The second principle was that God had called YFC to the lost. To date, they had mainly reached the English-speaking, nominal Protestant population of Colombo—an elite minority. Most Sri Lankans lived in poor rural villages, spoke either Tamil or Sinhala, and were firmly ensconced in Buddhist or Hindu culture. They were much harder to reach, and YFC was badly suited to reach them. Fernando himself hardly spoke Sinhala, let alone Tamil. The music he knew and loved was Western.

He schooled himself to change—a long, slow transformation. Once, leading a YFC camp in a remote Sri Lankan village, he decided that years of study had finally made him ready to lead music in the Sinhala language. Afterwards, he stumbled into an informal gathering of young YFC volunteers. As he entered, he overheard them laughing at his Sinhala singing and mimicking him.

He lived simply. YFC salaries were based on family size and experience, not on position. Fernando made no more than others, and he made sure his home and lifestyle were in no way intimidating to the most simple village people who might visit.

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Not only did he change, his teaching changed. Considering the prevailing liberalism, he began to teach about the supremacy of Christ, a difficult and controversial message in a country where most religions are pluralistic. He was convinced that without belief in hell and the unique power of Jesus to save, Christians lost the urgency of witness. "I still preach about [those topics] in the West," he says, although the rise of Pentecostalism means that they are no longer pressing issues for the Asian church.

Bombs, Hatred, Hostility

Under Fernando's leadership, YFC grew. As the unchurched came to Christ, new leaders began to emerge, and as they did, the difficulties of consensus leadership increased.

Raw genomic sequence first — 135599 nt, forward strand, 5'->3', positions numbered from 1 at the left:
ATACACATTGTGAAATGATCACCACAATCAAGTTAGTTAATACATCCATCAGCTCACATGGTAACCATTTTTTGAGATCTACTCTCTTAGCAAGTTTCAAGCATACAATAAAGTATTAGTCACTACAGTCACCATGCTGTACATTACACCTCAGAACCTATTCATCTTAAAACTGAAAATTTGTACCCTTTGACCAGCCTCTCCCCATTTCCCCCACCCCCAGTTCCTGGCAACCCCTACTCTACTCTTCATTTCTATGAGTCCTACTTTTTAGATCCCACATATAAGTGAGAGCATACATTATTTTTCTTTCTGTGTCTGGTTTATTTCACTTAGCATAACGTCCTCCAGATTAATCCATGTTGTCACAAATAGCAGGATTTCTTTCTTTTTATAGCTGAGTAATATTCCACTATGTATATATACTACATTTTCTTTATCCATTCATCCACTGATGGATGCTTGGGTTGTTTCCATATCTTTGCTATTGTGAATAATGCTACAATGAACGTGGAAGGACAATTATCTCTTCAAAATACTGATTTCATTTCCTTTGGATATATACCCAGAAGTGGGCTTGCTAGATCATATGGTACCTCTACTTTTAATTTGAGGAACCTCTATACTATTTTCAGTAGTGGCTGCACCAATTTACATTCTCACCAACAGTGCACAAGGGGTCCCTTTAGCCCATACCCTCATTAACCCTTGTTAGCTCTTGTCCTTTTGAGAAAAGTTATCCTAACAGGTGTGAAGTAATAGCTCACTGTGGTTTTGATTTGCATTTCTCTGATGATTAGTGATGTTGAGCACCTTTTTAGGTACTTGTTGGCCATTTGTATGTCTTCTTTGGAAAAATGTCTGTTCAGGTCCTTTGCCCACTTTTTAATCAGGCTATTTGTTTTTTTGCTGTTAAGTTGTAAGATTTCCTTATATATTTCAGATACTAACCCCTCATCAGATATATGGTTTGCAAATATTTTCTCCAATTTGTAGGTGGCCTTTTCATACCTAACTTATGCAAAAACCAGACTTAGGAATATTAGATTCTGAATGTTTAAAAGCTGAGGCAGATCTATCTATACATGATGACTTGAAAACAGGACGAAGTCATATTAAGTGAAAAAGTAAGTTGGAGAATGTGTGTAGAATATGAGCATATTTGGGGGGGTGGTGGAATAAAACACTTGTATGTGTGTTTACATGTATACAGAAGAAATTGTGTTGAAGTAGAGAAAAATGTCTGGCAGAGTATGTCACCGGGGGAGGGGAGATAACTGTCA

Many of these new believers had grown up in poverty, violence, and drug abuse. They only knew a culture of revenge and lying, which could destroy relationships. Fernando's style of leadership required endless patience, with constant teaching about community and long-suffering.

Meanwhile, Sri Lanka began to unravel. A naturally beautiful island of silky beaches and high, green mountains became a place known for suicide bombers and bitter ethnic hostility. In July 1983, the secessionist Tamil Tigers ambushed and killed 15 government soldiers. In reaction, well-organized Sinhalese mobs moved systematically through neighborhoods in Colombo, killing Tamils and burning their homes and businesses.

Fernando returned as quickly as he could from a preaching trip in Pakistan, finding smoke still rising from blackened ruins all over the capital. Thousands had died and an estimated 18,000 buildings were destroyed. Hundreds of thousands of Tamils fled the country. By most accounts, the Sri Lankan civil war began with this "Black July." It lasted more than 25 years.

A YFC colleague, Kumar Abraham, had been burned out of his home and brought his family to stay with the Fernandos. Both Nelun and Abraham's wife were pregnant, and they lacked money to buy food. Once they had only a single egg, which they divided. But Abraham was angry. This was the second time Sinhalese mobs had burned down his house. His anger poured out on Fernando, who could only listen. Abraham would eventually pull up stakes and relocate to Australia.